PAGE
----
Adopting a healthy vegetarian diet, one that includes all the essential macro and micronutrients offers certain health benefits. Some research shows people that eat vegetarian diets have lower average body weights and reduced rates of heart disease, hypertension, type 2 diabetes and some types of cancer. Some studies also show that vegetarian diets may have longevity benefits.
Of course, not all vegetarian diets are the same. Lacto-Ovo vegetarians include milk and eggs in their diet along with plant-based sources of protein. Vegans avoid all products of animal origin including milk and eggs. Vegan diets may be significantly lower in calcium, vitamin D, vitamin B12 and zinc compared to a vegetarian diet that includes milk and eggs. Some vegan and vegetarian diets may be lower in iron and long-chain omega-3 fatty acids as well. Vitamin B12 is found naturally only in foods of animal origin, meat and dairy products, although some foods are fortified with B12. If not properly planned, a vegan diet may be low in protein as well.
But what if you’re an athlete? Athletes have slightly different nutritional needs compared to people who don’t expend much energy exercising. Athletes typically need more calories and higher levels of protein. Even people who do only endurance exercise and don’t strength train need higher levels of protein to help preserve muscle mass during endurance training. Therefore, you might think a vegetarian diet is a disadvantage if you’re an athlete. Is there any evidence of this?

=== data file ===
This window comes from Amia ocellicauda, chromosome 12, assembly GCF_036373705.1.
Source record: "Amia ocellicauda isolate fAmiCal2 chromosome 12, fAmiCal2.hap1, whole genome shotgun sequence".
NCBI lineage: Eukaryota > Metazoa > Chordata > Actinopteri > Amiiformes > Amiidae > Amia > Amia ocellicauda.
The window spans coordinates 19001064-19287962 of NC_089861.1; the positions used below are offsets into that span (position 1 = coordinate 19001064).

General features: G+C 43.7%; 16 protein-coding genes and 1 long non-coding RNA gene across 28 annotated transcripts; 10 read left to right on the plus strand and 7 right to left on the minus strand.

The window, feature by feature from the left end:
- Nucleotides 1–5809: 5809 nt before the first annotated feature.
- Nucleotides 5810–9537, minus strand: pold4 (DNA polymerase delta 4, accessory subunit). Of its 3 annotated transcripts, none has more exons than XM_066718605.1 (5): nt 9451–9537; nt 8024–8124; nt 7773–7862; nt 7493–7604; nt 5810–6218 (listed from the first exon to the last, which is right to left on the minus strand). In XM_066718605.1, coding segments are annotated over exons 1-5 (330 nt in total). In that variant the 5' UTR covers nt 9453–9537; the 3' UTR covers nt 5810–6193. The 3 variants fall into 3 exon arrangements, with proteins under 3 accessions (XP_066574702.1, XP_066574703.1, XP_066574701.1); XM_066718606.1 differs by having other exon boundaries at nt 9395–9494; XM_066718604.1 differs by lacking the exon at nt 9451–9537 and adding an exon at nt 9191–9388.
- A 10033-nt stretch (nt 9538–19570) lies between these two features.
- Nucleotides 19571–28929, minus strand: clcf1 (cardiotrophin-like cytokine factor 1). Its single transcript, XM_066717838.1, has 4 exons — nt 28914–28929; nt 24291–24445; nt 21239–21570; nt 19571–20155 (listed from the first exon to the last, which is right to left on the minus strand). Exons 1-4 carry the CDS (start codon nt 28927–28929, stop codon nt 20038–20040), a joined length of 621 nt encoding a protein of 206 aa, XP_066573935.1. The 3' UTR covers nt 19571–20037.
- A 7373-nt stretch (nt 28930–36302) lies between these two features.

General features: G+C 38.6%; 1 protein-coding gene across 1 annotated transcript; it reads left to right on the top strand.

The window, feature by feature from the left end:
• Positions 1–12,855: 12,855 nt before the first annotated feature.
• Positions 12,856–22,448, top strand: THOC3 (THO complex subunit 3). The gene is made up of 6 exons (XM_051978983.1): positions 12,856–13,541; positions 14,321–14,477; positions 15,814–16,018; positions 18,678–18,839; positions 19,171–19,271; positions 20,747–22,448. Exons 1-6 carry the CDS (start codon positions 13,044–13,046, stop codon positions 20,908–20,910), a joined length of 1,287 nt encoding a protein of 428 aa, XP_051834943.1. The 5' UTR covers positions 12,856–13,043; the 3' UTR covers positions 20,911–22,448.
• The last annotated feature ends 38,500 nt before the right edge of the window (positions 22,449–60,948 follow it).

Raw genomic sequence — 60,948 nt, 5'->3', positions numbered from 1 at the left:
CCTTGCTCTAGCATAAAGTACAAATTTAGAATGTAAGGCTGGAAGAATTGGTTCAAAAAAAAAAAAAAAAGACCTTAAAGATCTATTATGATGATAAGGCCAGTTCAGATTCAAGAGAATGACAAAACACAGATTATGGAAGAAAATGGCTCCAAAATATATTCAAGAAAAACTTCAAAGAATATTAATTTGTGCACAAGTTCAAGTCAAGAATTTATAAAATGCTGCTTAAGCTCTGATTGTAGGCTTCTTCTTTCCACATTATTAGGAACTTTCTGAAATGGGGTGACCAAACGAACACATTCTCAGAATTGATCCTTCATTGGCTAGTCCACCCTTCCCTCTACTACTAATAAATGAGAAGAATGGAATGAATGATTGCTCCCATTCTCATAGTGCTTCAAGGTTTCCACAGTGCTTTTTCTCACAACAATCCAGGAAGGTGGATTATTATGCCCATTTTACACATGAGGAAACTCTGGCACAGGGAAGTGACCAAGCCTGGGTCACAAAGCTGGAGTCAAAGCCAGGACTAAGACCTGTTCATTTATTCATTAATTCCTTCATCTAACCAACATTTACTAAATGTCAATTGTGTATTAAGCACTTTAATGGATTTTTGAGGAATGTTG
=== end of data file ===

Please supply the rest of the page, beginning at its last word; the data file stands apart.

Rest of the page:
Vegetarian Diets and Their Effects on Strength and Endurance
A 1994 study looked at vegetarian runners and omnivores that took part in a 1,000-kilometer race that lasted 20 days. Both groups consumed diets that were equivalent in terms of calories and macronutrients but one group got their calories and nutrients only from vegetarian foods. In this particular study, consuming a vegetarian diet had no impact on racing performance in this ultra-endurance race.
Another study looking at vegetarian kids in terms of body composition and fitness performance. In this study, vegetarian kids had better heart rate recovery after a step test than kids that were omnivores but they performed less well on fitness tests that measure strength and power like the standing long jump.
What about strength training? A study in older men showed men that consumed a vegetarian diet gained less muscle mass in response to resistance training than men eating an omnivorous diet.
Based on this limited research, it would appear that vegetarian diets might be beneficial for endurance sports but may not offer the same advantages for people trying to build strength, power or lean body mass.
One reason vegetarian, especially vegan diets, could limit performance with strength and power exercise is due to differences in muscle creatine phosphate levels. Creatine phosphate is the energy source your muscles use during high-intensity exercise of very short duration, a few seconds, a short sprint, jump, weight lifting etc. Vegetarians typically have lower creatine phosphate stores in their muscles compared to omnivores since creatine is found only in meat. In fact, research shows some vegetarians and vegans athletes may benefit from creatine supplementation.